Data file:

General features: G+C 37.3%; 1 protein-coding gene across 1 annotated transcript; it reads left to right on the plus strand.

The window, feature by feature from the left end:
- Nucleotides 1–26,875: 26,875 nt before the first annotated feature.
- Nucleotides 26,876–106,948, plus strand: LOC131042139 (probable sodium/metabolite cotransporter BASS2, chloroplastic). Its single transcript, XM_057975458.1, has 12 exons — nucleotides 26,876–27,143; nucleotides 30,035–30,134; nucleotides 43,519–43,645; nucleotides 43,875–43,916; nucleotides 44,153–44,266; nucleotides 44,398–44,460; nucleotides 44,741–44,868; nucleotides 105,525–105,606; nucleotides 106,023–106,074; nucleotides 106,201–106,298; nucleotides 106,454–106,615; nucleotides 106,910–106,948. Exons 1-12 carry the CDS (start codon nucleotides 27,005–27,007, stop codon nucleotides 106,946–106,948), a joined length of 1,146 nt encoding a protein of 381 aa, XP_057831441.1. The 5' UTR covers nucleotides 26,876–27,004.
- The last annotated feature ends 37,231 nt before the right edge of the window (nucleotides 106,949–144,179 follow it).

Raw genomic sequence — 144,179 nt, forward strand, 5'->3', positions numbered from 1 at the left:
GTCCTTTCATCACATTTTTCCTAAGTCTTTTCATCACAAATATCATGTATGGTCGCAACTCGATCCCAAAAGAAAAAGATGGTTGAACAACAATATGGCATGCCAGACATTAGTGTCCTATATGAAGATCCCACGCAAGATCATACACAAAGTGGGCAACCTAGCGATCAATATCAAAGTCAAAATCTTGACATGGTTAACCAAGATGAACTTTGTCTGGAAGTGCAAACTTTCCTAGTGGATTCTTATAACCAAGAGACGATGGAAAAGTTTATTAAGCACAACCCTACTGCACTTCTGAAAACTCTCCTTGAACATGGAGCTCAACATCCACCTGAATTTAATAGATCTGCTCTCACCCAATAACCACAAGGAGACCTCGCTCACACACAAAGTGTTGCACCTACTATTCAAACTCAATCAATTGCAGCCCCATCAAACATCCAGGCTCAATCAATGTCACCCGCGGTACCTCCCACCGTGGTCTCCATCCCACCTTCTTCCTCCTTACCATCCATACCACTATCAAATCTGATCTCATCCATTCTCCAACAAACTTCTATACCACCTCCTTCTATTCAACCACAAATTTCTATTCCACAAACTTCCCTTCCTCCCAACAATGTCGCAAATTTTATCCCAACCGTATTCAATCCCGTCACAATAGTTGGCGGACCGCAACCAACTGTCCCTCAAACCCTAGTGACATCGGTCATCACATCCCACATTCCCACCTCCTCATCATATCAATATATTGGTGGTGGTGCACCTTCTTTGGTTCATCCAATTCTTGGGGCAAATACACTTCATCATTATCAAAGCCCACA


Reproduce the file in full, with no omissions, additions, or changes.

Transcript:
General features: G+C 37.3%; 1 protein-coding gene across 1 annotated transcript; it reads left to right on the plus strand.

The window, feature by feature from the left end:
- Nucleotides 1–26,875: 26,875 nt before the first annotated feature.
- Nucleotides 26,876–106,948, plus strand: LOC131042139 (probable sodium/metabolite cotransporter BASS2, chloroplastic). Its single transcript, XM_057975458.1, has 12 exons — nucleotides 26,876–27,143; nucleotides 30,035–30,134; nucleotides 43,519–43,645; nucleotides 43,875–43,916; nucleotides 44,153–44,266; nucleotides 44,398–44,460; nucleotides 44,741–44,868; nucleotides 105,525–105,606; nucleotides 106,023–106,074; nucleotides 106,201–106,298; nucleotides 106,454–106,615; nucleotides 106,910–106,948. Exons 1-12 carry the CDS (start codon nucleotides 27,005–27,007, stop codon nucleotides 106,946–106,948), a joined length of 1,146 nt encoding a protein of 381 aa, XP_057831441.1. The 5' UTR covers nucleotides 26,876–27,004.
- The last annotated feature ends 37,231 nt before the right edge of the window (nucleotides 106,949–144,179 follow it).

Raw genomic sequence — 144,179 nt, forward strand, 5'->3', positions numbered from 1 at the left:
GTCCTTTCATCACATTTTTCCTAAGTCTTTTCATCACAAATATCATGTATGGTCGCAACTCGATCCCAAAAGAAAAAGATGGTTGAACAACAATATGGCATGCCAGACATTAGTGTCCTATATGAAGATCCCACGCAAGATCATACACAAAGTGGGCAACCTAGCGATCAATATCAAAGTCAAAATCTTGACATGGTTAACCAAGATGAACTTTGTCTGGAAGTGCAAACTTTCCTAGTGGATTCTTATAACCAAGAGACGATGGAAAAGTTTATTAAGCACAACCCTACTGCACTTCTGAAAACTCTCCTTGAACATGGAGCTCAACATCCACCTGAATTTAATAGATCTGCTCTCACCCAATAACCACAAGGAGACCTCGCTCACACACAAAGTGTTGCACCTACTATTCAAACTCAATCAATTGCAGCCCCATCAAACATCCAGGCTCAATCAATGTCACCCGCGGTACCTCCCACCGTGGTCTCCATCCCACCTTCTTCCTCCTTACCATCCATACCACTATCAAATCTGATCTCATCCATTCTCCAACAAACTTCTATACCACCTCCTTCTATTCAACCACAAATTTCTATTCCACAAACTTCCCTTCCTCCCAACAATGTCGCAAATTTTATCCCAACCGTATTCAATCCCGTCACAATAGTTGGCGGACCGCAACCAACTGTCCCTCAAACCCTAGTGACATCGGTCATCACATCCCACATTCCCACCTCCTCATCATATCAATATATTGGTGGTGGTGCACCTTCTTTGGTTCATCCAATTCTTGGGGCAAATACACTTCATCATTATCAAAGCCCACA